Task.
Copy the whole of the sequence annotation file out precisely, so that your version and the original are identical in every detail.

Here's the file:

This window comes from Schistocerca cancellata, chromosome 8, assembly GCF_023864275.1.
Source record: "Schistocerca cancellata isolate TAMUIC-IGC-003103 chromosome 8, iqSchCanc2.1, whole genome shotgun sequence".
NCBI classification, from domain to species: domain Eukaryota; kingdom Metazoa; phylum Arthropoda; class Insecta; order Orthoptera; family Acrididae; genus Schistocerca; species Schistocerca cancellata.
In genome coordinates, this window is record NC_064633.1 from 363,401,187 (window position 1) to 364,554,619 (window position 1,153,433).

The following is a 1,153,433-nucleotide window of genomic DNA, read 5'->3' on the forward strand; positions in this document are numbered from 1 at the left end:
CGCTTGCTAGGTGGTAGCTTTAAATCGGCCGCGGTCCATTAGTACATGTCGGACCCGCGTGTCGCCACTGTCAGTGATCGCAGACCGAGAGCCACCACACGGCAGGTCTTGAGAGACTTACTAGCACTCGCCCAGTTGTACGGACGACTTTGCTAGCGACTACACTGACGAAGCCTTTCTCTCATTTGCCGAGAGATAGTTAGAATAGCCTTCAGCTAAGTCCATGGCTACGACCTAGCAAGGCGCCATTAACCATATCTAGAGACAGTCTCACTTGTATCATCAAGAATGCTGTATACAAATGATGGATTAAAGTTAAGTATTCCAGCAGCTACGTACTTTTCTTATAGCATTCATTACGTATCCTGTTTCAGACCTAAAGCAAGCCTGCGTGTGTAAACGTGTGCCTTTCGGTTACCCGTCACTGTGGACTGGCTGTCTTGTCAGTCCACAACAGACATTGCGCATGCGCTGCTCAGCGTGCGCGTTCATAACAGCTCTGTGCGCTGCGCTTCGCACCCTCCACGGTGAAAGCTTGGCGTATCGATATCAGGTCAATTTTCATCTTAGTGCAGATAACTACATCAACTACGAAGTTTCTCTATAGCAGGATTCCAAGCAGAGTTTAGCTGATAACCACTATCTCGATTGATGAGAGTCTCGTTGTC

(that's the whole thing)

This window comes from Schistocerca cancellata, chromosome 8, assembly GCF_023864275.1.
Source record: "Schistocerca cancellata isolate TAMUIC-IGC-003103 chromosome 8, iqSchCanc2.1, whole genome shotgun sequence".
NCBI classification, from domain to species: domain Eukaryota; kingdom Metazoa; phylum Arthropoda; class Insecta; order Orthoptera; family Acrididae; genus Schistocerca; species Schistocerca cancellata.
In genome coordinates, this window is record NC_064633.1 from 363,401,187 (window position 1) to 364,554,619 (window position 1,153,433).

The following is a 1,153,433-nucleotide window of genomic DNA, read 5'->3' on the forward strand; positions in this document are numbered from 1 at the left end:
CGCTTGCTAGGTGGTAGCTTTAAATCGGCCGCGGTCCATTAGTACATGTCGGACCCGCGTGTCGCCACTGTCAGTGATCGCAGACCGAGAGCCACCACACGGCAGGTCTTGAGAGACTTACTAGCACTCGCCCAGTTGTACGGACGACTTTGCTAGCGACTACACTGACGAAGCCTTTCTCTCATTTGCCGAGAGATAGTTAGAATAGCCTTCAGCTAAGTCCATGGCTACGACCTAGCAAGGCGCCATTAACCATATCTAGAGACAGTCTCACTTGTATCATCAAGAATGCTGTATACAAATGATGGATTAAAGTTAAGTATTCCAGCAGCTACGTACTTTTCTTATAGCATTCATTACGTATCCTGTTTCAGACCTAAAGCAAGCCTGCGTGTGTAAACGTGTGCCTTTCGGTTACCCGTCACTGTGGACTGGCTGTCTTGTCAGTCCACAACAGACATTGCGCATGCGCTGCTCAGCGTGCGCGTTCATAACAGCTCTGTGCGCTGCGCTTCGCACCCTCCACGGTGAAAGCTTGGCGTATCGATATCAGGTCAATTTTCATCTTAGTGCAGATAACTACATCAACTACGAAGTTTCTCTATAGCAGGATTCCAAGCAGAGTTTAGCTGATAACCACTATCTCGATTGATGAGAGTCTCGTTGTC